Acute Care Nurse Practitioner The current procedural terminology (CPT) codes most frequently used by ACNPs are subsequent hospital visit codes (99231, 99232, and 99233) and critical care codes (99291 and 99292). The 3 main criteria for the critical care codes are (1) the condition of the patient, (2) the treatment criteria, and (3) time. The important concept when assigning a CPT code is that the intensity of the care of the patient determines the use of these codes, not where the patient is physically located.
Registry of the Canadian Stroke Network Given that the data are collected from a select group of hospitals, a significant limitation of the RCSN is that the results may not be generalizable to the entire population of patients with acute stroke. To obtain population-based stroke data, a supplemental data collection is undertaken biannually — the Ontario Stroke Audit (OSA). Using the RCSN case record form and software, the OSA collected data on a random sample of all stroke and TIA patients presenting to all acute care hospitals in Ontario. Cases are determined retrospectively using appropriate International Classification of Disease (ICD), 10th revision, Clinical Modification diagnostic codes for stroke (I60, I61, I63, I64, and G45, excluding G45.4).
National Institutes of Health Stroke Scale Since the NIHSS has been established as a quick and consistent quantifier of stroke severity, many physicians have looked to NIHSS scores as indicators for tPA treatment. This rapid assessment of stroke severity is targeted to reduce delay of tPA treatment. Some hospitals use an NIHSS of less than 5 to exclude patients from tPA treatment, however the American Heart Association urges against NIHSS scores being used as the sole reason for declaring a patient as ineligible for tPA treatment.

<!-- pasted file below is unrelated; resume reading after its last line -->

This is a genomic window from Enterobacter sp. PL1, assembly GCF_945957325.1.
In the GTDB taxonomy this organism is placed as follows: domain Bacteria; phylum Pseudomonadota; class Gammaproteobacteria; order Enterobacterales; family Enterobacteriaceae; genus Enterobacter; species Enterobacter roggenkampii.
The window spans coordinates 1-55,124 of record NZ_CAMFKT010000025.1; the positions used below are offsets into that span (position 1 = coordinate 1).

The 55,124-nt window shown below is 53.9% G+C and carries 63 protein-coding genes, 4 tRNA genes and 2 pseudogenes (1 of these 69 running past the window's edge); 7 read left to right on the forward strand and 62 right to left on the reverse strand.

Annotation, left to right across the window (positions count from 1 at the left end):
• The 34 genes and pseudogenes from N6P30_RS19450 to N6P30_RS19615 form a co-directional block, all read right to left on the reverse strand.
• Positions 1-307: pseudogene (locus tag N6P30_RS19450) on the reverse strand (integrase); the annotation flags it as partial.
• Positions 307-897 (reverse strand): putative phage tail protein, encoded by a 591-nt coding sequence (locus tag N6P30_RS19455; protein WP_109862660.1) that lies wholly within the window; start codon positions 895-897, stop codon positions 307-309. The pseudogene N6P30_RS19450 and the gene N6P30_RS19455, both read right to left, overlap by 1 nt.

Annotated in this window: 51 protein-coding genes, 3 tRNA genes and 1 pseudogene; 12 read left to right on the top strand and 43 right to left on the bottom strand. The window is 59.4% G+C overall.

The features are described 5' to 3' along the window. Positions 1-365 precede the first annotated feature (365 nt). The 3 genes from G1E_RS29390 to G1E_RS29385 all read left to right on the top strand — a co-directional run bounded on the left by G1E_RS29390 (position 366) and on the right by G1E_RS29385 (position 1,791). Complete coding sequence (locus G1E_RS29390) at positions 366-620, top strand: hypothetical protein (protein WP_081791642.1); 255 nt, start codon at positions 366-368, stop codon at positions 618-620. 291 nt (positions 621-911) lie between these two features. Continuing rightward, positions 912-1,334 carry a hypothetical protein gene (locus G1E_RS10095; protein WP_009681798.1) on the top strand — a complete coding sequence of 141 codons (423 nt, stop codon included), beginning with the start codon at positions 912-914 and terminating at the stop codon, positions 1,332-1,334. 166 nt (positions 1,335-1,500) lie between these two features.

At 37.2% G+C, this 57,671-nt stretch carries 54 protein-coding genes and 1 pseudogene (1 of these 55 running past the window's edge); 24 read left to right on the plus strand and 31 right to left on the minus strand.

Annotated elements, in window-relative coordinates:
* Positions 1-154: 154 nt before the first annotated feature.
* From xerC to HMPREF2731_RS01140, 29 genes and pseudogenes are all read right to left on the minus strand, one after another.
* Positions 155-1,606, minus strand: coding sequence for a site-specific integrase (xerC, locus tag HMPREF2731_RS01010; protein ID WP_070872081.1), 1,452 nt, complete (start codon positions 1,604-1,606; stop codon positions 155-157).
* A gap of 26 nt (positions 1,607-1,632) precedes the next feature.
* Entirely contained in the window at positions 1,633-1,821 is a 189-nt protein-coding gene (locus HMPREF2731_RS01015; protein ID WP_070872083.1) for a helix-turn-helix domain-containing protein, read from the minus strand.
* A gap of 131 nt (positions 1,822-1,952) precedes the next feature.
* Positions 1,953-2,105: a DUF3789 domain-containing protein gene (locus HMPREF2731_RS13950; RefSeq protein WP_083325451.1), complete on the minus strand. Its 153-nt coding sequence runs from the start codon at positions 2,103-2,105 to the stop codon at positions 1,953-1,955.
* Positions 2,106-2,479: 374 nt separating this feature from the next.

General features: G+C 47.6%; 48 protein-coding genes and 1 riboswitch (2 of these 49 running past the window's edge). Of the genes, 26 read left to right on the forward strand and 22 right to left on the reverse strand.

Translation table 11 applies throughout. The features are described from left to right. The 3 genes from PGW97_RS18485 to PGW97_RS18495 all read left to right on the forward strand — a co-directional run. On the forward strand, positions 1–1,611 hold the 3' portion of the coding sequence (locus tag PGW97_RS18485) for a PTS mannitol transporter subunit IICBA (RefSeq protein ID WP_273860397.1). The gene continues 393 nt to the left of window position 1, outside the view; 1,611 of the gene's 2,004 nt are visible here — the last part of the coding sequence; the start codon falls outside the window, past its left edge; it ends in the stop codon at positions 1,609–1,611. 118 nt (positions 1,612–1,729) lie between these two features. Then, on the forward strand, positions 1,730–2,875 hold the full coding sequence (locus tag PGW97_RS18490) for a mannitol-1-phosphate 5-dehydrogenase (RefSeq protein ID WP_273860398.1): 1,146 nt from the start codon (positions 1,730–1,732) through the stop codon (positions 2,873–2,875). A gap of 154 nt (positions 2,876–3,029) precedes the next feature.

Los Angeles Prehospital Stroke Screen (LAPSS) The Los Angeles Prehospital Stroke Screen (LAPSS) is a method of identifying potential stroke victims in a pre-hospital setting.
Scanning Fiber Endoscope (SFE) Recent successes in acute stroke care are driving the need for every stroke center to perform endovascular reperfusion interventions. In the USA, 500,000 endovascular reperfusions interventions are performed annually.
Acute Care Nurse Practitioner The patient population of the adult gerontology acute care nurse practitioner (AGACNP) includes young adults (late adolescents and emancipated minors), adults, and older adults. AGACNP disciplines include cardiology, pulmonary, neurology, hematology/oncology, ENT, surgery services, palliative care, and pain management.